The availability of accessible and timely hospital care services is integral to assessing the quality of these healthcare services. This section explores the factors that influence access to Australia’s hospitals, such as:
the number and location of hospitals, hospital beds, and specialised services
demographic characteristics of patients, and
elective surgery and emergency department waiting times.
Explore more information about access to hospitals via the links at the bottom of the page.
Access to hospitals
All data in these visualisations are available for download in the Data & downloads section of the MyHospitals website.
Bookmark 1 Public hospitals in Australia
The size, number of beds and activity of these hospitals varied by hospital peer group.
Bookmark 2 Admitted patient care – remoteness area
In 2021–22, hospitalisations per 1,000 population in public hospitals increased with increased remoteness.
Bookmark 3 Admitted patient care – socioeconomic status
In 2021–22, people who lived in the lowest SES area were more likely to be admitted to a public hospital compared to people living in other areas.
How is the accessibility of hospitals measured?
An accessible hospital system delivers healthcare that is timely, within a reasonable geographic distance and provides services in a setting where skills and resources are appropriate to a person’s medical need (WHO 2006).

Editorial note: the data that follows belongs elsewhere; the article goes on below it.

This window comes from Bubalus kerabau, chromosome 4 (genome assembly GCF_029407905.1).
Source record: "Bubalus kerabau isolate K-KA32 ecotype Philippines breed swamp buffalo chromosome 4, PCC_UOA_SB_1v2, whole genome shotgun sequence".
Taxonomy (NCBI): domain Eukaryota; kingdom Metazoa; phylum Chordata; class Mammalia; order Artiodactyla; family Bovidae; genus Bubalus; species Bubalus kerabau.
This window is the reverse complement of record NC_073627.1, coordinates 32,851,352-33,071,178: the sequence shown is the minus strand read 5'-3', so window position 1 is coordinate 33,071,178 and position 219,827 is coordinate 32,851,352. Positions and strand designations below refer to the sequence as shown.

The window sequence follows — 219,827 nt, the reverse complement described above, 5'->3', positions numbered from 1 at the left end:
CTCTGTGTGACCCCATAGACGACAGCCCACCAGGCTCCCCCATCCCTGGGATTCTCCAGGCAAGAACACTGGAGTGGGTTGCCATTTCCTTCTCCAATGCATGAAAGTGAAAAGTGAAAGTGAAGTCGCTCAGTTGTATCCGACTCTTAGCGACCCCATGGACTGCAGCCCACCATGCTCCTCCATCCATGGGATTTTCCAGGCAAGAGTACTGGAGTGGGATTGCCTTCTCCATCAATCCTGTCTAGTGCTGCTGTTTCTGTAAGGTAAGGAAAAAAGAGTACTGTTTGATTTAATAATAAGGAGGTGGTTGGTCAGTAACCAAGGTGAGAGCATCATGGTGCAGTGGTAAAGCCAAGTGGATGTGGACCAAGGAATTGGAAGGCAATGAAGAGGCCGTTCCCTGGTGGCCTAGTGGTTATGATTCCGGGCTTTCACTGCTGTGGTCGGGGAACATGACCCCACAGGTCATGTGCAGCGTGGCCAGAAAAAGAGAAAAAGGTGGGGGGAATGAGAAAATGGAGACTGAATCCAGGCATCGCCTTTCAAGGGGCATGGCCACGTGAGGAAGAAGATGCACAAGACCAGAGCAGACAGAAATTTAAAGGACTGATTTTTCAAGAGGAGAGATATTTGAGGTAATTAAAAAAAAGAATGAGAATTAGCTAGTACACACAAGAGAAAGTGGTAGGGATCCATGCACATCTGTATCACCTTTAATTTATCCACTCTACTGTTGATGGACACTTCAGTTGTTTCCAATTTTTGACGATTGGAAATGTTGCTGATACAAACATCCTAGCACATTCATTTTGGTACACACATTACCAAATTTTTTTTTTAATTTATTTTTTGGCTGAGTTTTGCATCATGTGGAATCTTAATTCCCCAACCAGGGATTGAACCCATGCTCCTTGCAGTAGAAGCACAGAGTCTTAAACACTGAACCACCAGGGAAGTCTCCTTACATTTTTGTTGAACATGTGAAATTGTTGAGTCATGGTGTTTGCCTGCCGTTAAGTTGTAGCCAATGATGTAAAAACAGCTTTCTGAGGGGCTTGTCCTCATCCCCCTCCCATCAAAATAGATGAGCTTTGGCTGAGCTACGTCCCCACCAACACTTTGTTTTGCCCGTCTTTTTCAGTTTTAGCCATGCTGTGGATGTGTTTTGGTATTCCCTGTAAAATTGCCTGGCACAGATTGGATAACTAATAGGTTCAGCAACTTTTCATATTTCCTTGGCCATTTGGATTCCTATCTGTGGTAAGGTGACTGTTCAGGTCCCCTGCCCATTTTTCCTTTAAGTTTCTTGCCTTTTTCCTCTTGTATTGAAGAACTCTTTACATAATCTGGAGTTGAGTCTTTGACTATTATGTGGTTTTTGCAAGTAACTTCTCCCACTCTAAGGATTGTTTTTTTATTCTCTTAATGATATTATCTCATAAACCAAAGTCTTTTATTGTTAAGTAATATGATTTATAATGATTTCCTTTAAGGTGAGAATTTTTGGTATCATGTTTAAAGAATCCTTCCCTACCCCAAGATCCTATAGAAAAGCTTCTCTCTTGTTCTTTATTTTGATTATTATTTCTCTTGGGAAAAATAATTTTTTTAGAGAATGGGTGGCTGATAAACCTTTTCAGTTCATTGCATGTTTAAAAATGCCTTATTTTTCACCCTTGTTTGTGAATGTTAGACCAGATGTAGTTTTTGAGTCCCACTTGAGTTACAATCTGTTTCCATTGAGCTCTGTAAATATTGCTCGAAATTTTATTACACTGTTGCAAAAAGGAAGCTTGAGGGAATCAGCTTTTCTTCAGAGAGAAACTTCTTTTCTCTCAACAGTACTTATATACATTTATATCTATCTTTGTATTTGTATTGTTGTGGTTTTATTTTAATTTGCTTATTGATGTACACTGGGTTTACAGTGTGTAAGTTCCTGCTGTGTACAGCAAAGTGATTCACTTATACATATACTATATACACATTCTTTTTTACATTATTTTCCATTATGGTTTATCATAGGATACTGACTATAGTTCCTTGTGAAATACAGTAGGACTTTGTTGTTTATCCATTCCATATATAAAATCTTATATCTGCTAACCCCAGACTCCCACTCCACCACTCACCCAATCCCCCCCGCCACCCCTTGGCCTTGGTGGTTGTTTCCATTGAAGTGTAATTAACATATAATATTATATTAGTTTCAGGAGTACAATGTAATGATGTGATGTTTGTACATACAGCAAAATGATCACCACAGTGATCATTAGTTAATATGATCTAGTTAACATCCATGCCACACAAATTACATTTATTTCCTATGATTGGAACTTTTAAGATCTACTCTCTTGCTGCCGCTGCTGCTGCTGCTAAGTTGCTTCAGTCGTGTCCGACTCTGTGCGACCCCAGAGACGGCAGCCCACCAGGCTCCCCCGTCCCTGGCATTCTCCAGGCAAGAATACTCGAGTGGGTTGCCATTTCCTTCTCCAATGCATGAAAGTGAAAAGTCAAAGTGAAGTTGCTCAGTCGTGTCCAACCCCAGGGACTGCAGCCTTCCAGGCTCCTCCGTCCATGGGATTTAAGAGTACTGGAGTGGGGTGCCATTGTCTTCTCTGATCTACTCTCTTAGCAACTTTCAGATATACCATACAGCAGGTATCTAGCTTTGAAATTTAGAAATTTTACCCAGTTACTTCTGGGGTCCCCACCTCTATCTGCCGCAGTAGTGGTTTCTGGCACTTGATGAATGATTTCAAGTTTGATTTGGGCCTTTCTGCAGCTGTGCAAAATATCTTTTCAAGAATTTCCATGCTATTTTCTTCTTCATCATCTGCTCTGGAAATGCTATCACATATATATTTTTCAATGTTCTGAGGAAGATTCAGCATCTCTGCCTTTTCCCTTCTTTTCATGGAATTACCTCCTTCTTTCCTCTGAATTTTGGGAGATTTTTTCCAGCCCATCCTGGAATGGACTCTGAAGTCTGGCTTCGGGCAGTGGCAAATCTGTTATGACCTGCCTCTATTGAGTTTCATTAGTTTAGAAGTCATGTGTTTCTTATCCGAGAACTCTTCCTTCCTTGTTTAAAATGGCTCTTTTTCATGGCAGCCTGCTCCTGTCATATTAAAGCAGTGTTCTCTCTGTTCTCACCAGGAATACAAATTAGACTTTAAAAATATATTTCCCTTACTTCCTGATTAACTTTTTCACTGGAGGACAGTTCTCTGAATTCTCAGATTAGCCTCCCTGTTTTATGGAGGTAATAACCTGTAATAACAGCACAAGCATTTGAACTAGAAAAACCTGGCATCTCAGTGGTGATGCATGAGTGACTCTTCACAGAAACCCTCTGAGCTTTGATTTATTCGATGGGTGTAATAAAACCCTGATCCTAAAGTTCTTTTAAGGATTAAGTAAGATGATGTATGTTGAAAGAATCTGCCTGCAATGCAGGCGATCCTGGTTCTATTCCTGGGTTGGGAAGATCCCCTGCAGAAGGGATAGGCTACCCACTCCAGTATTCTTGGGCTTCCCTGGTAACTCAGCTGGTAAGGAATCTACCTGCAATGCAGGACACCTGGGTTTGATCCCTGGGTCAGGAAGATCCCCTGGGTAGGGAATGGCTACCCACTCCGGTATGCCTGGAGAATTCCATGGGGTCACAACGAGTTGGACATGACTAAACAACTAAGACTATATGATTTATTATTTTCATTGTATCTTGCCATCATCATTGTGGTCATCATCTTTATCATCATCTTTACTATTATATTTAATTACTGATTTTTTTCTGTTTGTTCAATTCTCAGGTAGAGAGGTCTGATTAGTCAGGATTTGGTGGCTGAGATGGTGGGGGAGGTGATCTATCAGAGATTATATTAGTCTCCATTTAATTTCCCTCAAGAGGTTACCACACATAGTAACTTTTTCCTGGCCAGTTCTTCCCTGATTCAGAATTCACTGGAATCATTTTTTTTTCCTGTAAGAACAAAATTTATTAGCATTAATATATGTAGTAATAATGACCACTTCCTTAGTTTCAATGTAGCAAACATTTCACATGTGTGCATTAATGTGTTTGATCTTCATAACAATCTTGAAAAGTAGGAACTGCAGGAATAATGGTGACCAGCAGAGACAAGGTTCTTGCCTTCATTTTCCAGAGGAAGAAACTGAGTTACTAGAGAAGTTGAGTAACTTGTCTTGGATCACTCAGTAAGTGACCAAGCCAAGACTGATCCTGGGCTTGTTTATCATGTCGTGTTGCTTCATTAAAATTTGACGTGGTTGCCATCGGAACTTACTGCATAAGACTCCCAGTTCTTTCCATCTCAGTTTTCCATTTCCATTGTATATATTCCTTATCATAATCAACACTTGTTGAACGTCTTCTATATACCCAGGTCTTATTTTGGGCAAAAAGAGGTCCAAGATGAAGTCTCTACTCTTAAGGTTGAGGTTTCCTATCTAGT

Accessibility of Australia’s hospitals can be measured in several ways, including:
waiting times to access services
geographic location, socioeconomic status and Indigenous status of the people who use hospital services, and
In 2021–22, 671 public hospitals in Australia provided admitted patient care services.
Hospitalisation rates were higher for women (464 per 1,000) than men (429 per 1,000), particularly between the ages of 15–44.
Men were more likely than women to be hospitalised at the age of 55–64 (629 and 565 per 1,000 respectively) and onwards. For older age groups, the difference in the hospitalisation rate for men and women increased even further.
First Nations people were more likely to be hospitalised in a public hospital than a private hospital (533,000 and 87,000 hospitalisations, respectively).
Emergency department care
In2022–23, emergency department waiting times differed by where a person lived.
Median waiting times were highest for people living in Major cities (21 minutes), and lowest for those living in Outer regional areas (17 minutes).
Patients living in Major cities had the longest median waiting times across the Emergency (8 minutes), Urgent (25 minutes), Semi-urgent (35 minutes) and Non-urgent (30 minutes) triage categories.
Elective surgery waiting times
In 2021–22, rates of admission and waiting times for admission from public hospital elective surgery waiting lists, differed by remoteness area of usual residence and SES.
People living in Remote areas (32 per 1,000) had the highest rate of admissions from elective surgery waiting lists, followed by Very remote areas (28 per 1,000).
Major cities had the lowest rate of admissions (18 per 1,000 population).
The time within which 50% of patients were admitted for their awaited procedure ranged from 34 days in Remote areas to 48 days in Outer regional areas.
The time within which 50% of patients were admitted ranged from 30 days for residents living in the highest socioeconomic area to 44 days for people living in the lowest socioeconomic area.
First Nations people waited longer to access elective surgery with a median waiting time of 52 days compared to 39 days for other Australians.
Where do I find more information?
More data on Admitted patient care 2021–22 can be found in tables 3.2 and 6.29–6.32, which is available to explore in the Info and downloads section.